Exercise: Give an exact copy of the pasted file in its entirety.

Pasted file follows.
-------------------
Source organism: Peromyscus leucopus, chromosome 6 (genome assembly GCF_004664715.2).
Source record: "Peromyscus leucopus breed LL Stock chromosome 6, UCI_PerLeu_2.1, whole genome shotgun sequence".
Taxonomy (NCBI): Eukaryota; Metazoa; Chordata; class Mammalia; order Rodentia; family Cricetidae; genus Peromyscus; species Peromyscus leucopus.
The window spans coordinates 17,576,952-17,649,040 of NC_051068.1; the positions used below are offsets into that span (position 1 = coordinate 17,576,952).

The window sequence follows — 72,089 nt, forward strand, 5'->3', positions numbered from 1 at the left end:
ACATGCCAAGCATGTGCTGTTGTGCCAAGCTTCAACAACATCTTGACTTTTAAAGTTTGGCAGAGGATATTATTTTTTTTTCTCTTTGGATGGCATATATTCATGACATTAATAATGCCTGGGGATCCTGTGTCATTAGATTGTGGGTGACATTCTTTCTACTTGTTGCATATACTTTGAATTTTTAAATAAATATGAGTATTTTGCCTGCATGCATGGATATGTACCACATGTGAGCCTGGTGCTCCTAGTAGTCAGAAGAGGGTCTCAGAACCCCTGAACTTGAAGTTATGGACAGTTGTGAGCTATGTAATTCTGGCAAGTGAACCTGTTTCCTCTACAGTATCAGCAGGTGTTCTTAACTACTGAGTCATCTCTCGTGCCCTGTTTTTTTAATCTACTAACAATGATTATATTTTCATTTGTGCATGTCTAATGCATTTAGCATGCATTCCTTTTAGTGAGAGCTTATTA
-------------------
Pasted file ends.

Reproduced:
Source organism: Peromyscus leucopus, chromosome 6 (genome assembly GCF_004664715.2).
Source record: "Peromyscus leucopus breed LL Stock chromosome 6, UCI_PerLeu_2.1, whole genome shotgun sequence".
Taxonomy (NCBI): Eukaryota; Metazoa; Chordata; class Mammalia; order Rodentia; family Cricetidae; genus Peromyscus; species Peromyscus leucopus.
The window spans coordinates 17,576,952-17,649,040 of NC_051068.1; the positions used below are offsets into that span (position 1 = coordinate 17,576,952).

The window sequence follows — 72,089 nt, forward strand, 5'->3', positions numbered from 1 at the left end:
ACATGCCAAGCATGTGCTGTTGTGCCAAGCTTCAACAACATCTTGACTTTTAAAGTTTGGCAGAGGATATTATTTTTTTTTCTCTTTGGATGGCATATATTCATGACATTAATAATGCCTGGGGATCCTGTGTCATTAGATTGTGGGTGACATTCTTTCTACTTGTTGCATATACTTTGAATTTTTAAATAAATATGAGTATTTTGCCTGCATGCATGGATATGTACCACATGTGAGCCTGGTGCTCCTAGTAGTCAGAAGAGGGTCTCAGAACCCCTGAACTTGAAGTTATGGACAGTTGTGAGCTATGTAATTCTGGCAAGTGAACCTGTTTCCTCTACAGTATCAGCAGGTGTTCTTAACTACTGAGTCATCTCTCGTGCCCTGTTTTTTTAATCTACTAACAATGATTATATTTTCATTTGTGCATGTCTAATGCATTTAGCATGCATTCCTTTTAGTGAGAGCTTATTA